And I’m not complaining about the shows themselves--not yet, anyway. I’m complaining about how difficult it is to watch a show when the picture has been all but crowded off the screen by an infestation of network identification logos, animated ads for other shows and lines of text marching across the bottom of the screen.

At this point, you may be thinking: What a wuss. You can just tune that stuff out. Well, ,maybe you can. Me, I still hear the Muzak that they play at shopping malls.

I realize that network logos--sometimes called “bugs”-- serve an actual purpose. They’re the easiest way to identify specific networks, when you’re running the dial.

I particularly like how the operators of Logo, which specializes in gay interest programming, actually use their bug to make a visual pun. While most networks put their bugs in lower right hand corner of the screen, Logo’s on the upper right, which is consistent with a network with…um, how shall we say it?… different orientation.

Most of the time, though, we have to deal with more than just bugs. There are ads for other shows which usually include some sort of animation or miniaturized clip (a video bite, rather than a sound bite?) for the show. These ads can vary in size. The largest ones I’ve seen so far--on TNT, I think--can fill a quarter of the screen. When you’re watching a sitcom or a police procedural, that’s not a problem. When you’re trying to watch, say, The Fellowship Of the Ring, it becomes a different matter entirely. Can people actually follow what’s going on in these shrunken clips? Does the motion in these scenes do anything but distract the viewer from the show he or she is trying to watch? Granted, that may be a good thing in some cases, but, it’s still annoying.

Things get worse when you turn to CNN. On this channel, there’s a bug; the time and a ticker-style headline display at the bottom of the screen. Immediately above that, there’s a space used for captions relating to, or a quick summary, of the story currently being told. Sometimes, when CNN is using a broadcast from an affiliate station, its graphics partially obscure the ones that the station is using.

That’s not all, folks. CNN’s morning show recently added a video wall to its set.

On top of that wall is another news ticker, displaying headlines. So there are points when there are headlines at the bottom of the screen and at the top. And they’re not the same ones.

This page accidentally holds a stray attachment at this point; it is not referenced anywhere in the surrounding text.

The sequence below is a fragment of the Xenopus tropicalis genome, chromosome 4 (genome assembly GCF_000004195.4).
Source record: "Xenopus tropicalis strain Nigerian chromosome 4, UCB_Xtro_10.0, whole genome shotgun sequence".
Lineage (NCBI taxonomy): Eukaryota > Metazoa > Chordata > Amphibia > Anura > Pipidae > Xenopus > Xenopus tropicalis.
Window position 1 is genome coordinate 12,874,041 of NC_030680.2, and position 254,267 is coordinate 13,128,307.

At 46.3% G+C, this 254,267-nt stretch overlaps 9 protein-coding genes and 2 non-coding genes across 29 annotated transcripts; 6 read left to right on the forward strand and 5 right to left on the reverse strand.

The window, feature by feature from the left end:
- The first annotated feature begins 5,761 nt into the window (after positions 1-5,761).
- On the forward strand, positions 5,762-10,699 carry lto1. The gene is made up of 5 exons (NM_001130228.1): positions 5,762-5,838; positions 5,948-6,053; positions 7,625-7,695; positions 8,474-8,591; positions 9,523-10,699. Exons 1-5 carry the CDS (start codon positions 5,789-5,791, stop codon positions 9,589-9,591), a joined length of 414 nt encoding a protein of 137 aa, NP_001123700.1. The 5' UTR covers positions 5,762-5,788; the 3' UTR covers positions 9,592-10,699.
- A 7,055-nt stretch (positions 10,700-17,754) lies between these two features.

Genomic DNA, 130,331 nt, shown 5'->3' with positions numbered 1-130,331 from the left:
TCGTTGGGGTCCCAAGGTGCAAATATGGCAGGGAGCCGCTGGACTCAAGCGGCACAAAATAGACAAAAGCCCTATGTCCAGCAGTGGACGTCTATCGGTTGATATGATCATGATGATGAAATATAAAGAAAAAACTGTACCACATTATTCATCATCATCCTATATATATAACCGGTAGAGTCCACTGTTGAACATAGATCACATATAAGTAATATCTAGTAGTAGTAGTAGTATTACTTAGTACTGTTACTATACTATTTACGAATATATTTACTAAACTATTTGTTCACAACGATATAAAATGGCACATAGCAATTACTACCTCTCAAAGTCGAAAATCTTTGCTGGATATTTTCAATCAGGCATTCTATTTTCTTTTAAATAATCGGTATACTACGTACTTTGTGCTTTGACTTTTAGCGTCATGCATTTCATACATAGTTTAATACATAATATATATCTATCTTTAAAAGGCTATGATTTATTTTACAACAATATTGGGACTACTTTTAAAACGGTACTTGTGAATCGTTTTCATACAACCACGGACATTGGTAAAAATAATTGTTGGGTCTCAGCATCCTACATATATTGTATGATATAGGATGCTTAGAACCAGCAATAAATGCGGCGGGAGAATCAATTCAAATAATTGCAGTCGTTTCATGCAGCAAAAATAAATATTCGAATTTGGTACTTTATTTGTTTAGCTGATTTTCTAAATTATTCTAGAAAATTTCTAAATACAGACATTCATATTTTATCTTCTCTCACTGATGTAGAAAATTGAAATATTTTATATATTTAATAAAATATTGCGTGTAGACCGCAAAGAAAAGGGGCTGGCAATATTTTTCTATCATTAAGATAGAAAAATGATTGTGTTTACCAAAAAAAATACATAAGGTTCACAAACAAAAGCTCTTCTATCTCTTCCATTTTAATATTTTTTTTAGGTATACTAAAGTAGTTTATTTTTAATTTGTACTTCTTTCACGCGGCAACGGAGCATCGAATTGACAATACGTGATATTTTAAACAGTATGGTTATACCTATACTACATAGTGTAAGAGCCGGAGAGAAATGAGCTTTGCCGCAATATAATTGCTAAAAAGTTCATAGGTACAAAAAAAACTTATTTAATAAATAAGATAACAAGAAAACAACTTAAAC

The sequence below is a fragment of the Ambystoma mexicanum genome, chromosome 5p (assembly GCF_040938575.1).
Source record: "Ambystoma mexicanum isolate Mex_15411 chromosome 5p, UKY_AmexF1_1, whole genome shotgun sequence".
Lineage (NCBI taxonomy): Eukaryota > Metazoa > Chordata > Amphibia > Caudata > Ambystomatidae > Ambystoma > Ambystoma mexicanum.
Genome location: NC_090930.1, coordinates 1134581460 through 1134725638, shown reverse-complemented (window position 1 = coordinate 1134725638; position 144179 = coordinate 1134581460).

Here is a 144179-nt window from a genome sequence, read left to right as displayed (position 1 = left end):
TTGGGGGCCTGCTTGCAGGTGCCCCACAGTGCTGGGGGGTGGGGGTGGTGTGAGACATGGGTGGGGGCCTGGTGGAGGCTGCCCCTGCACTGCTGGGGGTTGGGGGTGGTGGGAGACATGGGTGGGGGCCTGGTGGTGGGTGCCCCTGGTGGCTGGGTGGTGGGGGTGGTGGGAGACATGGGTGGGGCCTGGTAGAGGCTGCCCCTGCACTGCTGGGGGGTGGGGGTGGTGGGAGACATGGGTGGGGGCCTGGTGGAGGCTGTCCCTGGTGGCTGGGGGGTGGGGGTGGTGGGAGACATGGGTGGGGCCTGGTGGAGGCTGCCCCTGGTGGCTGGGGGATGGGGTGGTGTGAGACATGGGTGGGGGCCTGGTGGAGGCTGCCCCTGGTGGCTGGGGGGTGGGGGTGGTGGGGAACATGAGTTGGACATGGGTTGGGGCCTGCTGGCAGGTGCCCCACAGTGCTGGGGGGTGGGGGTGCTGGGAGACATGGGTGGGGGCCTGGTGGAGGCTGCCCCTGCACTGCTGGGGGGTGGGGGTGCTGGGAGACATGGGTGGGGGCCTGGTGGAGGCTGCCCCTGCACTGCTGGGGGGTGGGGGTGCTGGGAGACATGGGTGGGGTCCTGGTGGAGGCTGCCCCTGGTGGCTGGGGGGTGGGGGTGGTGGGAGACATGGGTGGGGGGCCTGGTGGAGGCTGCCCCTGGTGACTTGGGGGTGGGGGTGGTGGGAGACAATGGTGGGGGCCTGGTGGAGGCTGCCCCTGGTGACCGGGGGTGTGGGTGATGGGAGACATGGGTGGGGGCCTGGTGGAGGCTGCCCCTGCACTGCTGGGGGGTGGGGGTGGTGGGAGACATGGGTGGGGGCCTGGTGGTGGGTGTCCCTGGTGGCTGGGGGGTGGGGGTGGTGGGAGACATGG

A relatively new cable service called Current has brought its own twist to the clutter problem. As you may know, Current broadcasts short non-fiction videos.(which they insist on calling pods.), many of which are contributed by viewers. I’m not sure whether it’s accurate to call these pieces documentaries, which is one of the problems I have with Current. But it’s also off-topic at the moment.

No video runs more than eight minutes, but, apparently, the Powers That Be at Current are afraid that may be too much for their target demographic.

This network has a two-part bug, and both parts are moving. The word “current” is built in the lower right-hand corner, while a loading bar, like the ones you find on some websites. You can’t tell exactly how much time is left in the video you’re watching, but you can tell whether you’ve passed the halfway mark

While all this is going on, a photo of the video’s creator flashes on and off, along with shots from coming distractions, er, attractions.

I don’t have any theory as to why this is happening, except to say that even I’ve noticed the similarity between these screens and the screens on most computer games. It probably won’t surprise you to hear that my proficiency with computer games is almost too small to measure. If I spend a lot of time with a game, I can usually work my way up from Hopeless to Mediocre, but that’s it.

Still, there’s a upside to all this. It’s a good rationalization for buying DVDs. Just don’t talk to me about Blu-Ray, okay?


Goodbye, You Old Zipper Neck!

Actor Peter Boyle Dead at 71

NEW YORK (AP) - Peter Boyle, the sardonic father on TV's "Everybody Loves Raymond," has died at New York Presbyterian Hospital, his publicist says.

The 71-year-old actor died last night after a long battle with multiple myeloma and heart disease.